New Zealand Police have confirmed more than 10,000 weapons have been handed back in the first month of the buy-back scheme.
More than 10,000 firearms have been returned in New Zealand during the first month of a government buy-back scheme launched in the wake of the Christchurch terror attacks.
Following the shootings, which left 51 people dead and 49 injured, New Zealand's parliament pushed through a ban on semi-automatic weapons and a buy-back scheme to encourage people to voluntarily give up their weapons.
The gun reform law, passed in April, also banned parts that are able to convert weapons into semi-automatics, magazines over a certain capacity and some shotguns.
As of Sunday, more than 7,000 gun owners had attended more than 90 collection events around the country, relinquishing a total of 10,242 firearms for compensation and another 1,269 under an amnesty, a New Zealand Police spokesperson told SBS News.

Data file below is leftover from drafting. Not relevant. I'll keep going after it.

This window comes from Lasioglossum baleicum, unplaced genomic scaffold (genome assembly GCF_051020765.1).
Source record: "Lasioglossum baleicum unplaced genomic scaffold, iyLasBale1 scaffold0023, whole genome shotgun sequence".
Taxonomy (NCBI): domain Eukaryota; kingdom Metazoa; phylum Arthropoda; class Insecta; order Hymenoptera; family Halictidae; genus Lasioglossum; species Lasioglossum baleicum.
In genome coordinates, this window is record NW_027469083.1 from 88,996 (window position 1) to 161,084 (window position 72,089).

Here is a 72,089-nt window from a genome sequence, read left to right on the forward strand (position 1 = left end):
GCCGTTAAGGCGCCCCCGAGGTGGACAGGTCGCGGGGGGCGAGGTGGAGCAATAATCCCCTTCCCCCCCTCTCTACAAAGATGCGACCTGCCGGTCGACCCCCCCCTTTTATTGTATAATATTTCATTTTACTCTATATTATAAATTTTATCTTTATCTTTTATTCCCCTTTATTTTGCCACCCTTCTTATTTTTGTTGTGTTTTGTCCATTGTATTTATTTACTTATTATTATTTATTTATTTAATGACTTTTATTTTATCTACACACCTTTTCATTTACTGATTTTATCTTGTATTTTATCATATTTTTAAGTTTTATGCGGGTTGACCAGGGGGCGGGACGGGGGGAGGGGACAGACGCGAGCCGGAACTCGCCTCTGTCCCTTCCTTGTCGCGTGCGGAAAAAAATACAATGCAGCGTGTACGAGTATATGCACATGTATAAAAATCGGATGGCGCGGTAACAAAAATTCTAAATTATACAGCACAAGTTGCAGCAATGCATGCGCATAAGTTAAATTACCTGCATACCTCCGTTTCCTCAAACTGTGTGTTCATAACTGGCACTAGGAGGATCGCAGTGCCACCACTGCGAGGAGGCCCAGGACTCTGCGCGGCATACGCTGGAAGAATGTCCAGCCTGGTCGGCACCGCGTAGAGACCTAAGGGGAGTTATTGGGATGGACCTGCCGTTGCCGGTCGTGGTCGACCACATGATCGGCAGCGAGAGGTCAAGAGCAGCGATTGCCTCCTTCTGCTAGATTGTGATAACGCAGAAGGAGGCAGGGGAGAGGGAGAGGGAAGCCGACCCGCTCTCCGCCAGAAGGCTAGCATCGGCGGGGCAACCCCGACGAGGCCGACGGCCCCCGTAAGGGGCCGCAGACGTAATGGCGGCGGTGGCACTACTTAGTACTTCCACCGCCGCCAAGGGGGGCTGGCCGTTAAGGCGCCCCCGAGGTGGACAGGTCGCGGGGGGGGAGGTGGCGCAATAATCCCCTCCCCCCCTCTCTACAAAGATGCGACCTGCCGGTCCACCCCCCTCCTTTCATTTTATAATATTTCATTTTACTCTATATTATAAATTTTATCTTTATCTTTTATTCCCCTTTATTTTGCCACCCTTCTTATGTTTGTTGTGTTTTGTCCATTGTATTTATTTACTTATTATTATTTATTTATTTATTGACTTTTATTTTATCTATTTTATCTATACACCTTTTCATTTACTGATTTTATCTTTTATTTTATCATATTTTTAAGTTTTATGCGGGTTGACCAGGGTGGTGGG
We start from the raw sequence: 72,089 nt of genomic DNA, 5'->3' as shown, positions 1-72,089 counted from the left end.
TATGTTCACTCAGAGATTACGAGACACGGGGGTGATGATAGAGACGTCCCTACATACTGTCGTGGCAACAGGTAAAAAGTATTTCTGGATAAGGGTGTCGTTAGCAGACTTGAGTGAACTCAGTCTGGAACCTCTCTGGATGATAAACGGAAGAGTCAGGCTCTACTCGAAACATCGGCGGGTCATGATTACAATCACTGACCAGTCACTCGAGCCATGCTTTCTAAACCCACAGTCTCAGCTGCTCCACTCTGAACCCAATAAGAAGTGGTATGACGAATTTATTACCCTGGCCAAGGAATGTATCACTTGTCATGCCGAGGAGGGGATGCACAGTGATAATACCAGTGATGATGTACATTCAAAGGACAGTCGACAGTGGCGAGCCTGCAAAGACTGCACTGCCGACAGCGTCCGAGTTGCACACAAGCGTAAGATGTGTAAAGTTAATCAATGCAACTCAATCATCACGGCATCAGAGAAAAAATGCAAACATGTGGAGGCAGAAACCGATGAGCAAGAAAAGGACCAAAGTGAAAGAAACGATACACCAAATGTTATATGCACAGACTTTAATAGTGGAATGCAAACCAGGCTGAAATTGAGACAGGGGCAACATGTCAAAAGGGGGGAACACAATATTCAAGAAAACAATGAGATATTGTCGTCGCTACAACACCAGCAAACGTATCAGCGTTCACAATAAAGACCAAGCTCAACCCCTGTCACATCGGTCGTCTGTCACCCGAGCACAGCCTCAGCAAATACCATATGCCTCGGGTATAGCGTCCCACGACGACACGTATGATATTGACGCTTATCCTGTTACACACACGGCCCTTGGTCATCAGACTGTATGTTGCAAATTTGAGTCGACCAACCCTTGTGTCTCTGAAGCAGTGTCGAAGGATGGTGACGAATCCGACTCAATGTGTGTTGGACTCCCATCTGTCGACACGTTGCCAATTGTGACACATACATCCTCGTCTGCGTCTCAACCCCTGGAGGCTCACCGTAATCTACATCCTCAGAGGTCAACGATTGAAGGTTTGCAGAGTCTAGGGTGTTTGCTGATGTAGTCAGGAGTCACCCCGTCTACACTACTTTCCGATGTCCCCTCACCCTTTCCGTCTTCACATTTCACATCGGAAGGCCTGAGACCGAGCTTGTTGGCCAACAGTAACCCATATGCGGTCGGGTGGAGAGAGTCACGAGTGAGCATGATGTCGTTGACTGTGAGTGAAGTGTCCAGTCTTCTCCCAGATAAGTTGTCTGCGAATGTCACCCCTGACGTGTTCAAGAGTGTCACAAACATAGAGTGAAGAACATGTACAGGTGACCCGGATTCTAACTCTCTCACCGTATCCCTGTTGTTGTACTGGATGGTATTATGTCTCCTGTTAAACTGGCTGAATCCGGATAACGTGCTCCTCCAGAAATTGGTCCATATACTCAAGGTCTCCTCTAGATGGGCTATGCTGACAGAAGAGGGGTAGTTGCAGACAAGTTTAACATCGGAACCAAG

The first collection event was held in Christchurch, the location where Muslim worshippers were gunned down at two mosques on 15 March.
The New Zealand government has set aside $200 million to compensate gun owners for up to 95 per cent of the weapon's original cost.
Announcing the gun reform days after the attack, New Zealand's Prime Minister Jacinda Ardern said: "every semi-automatic weapon used in the terrorist attack" would be banned.
"We are confident as a government that the vast majority of New Zealanders will support this change," she said.
Deputy Police Commissioner Mike Clement said he was pleased with the progress of the buy-back scheme.
"We have been really happy with New Zealand’s engagement and response to this process and we look forward to more people taking part in the buy-back scheme over the coming months," he said.
Gun owners have until 20 December to hand back their weapons, at which point the buy-back scheme and amnesty period will end.
Anyone found with semi-automatic guns after the amnesty period ends will face fines of up to $4,000 and three years' in jail.